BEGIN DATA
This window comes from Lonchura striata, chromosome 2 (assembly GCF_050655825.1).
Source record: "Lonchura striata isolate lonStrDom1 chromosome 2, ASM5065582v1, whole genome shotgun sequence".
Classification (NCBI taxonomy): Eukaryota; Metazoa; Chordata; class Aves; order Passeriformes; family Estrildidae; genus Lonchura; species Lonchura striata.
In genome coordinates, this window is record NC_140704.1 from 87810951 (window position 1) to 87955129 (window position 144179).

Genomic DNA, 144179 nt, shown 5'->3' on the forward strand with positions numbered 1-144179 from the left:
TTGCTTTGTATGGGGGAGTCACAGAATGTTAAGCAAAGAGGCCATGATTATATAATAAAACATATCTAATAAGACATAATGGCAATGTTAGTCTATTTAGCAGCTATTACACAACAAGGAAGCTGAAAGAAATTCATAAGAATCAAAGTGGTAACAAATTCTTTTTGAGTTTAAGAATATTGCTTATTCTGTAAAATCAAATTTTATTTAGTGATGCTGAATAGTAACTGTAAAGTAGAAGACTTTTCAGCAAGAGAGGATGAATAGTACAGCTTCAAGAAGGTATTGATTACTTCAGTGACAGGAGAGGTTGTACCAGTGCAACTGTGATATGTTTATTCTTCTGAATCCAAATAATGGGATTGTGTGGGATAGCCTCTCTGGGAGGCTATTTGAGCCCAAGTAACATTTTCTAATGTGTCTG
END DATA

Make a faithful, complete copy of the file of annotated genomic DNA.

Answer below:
This window comes from Lonchura striata, chromosome 2 (assembly GCF_050655825.1).
Source record: "Lonchura striata isolate lonStrDom1 chromosome 2, ASM5065582v1, whole genome shotgun sequence".
Classification (NCBI taxonomy): Eukaryota; Metazoa; Chordata; class Aves; order Passeriformes; family Estrildidae; genus Lonchura; species Lonchura striata.
In genome coordinates, this window is record NC_140704.1 from 87810951 (window position 1) to 87955129 (window position 144179).

Genomic DNA, 144179 nt, shown 5'->3' on the forward strand with positions numbered 1-144179 from the left:
TTGCTTTGTATGGGGGAGTCACAGAATGTTAAGCAAAGAGGCCATGATTATATAATAAAACATATCTAATAAGACATAATGGCAATGTTAGTCTATTTAGCAGCTATTACACAACAAGGAAGCTGAAAGAAATTCATAAGAATCAAAGTGGTAACAAATTCTTTTTGAGTTTAAGAATATTGCTTATTCTGTAAAATCAAATTTTATTTAGTGATGCTGAATAGTAACTGTAAAGTAGAAGACTTTTCAGCAAGAGAGGATGAATAGTACAGCTTCAAGAAGGTATTGATTACTTCAGTGACAGGAGAGGTTGTACCAGTGCAACTGTGATATGTTTATTCTTCTGAATCCAAATAATGGGATTGTGTGGGATAGCCTCTCTGGGAGGCTATTTGAGCCCAAGTAACATTTTCTAATGTGTCTG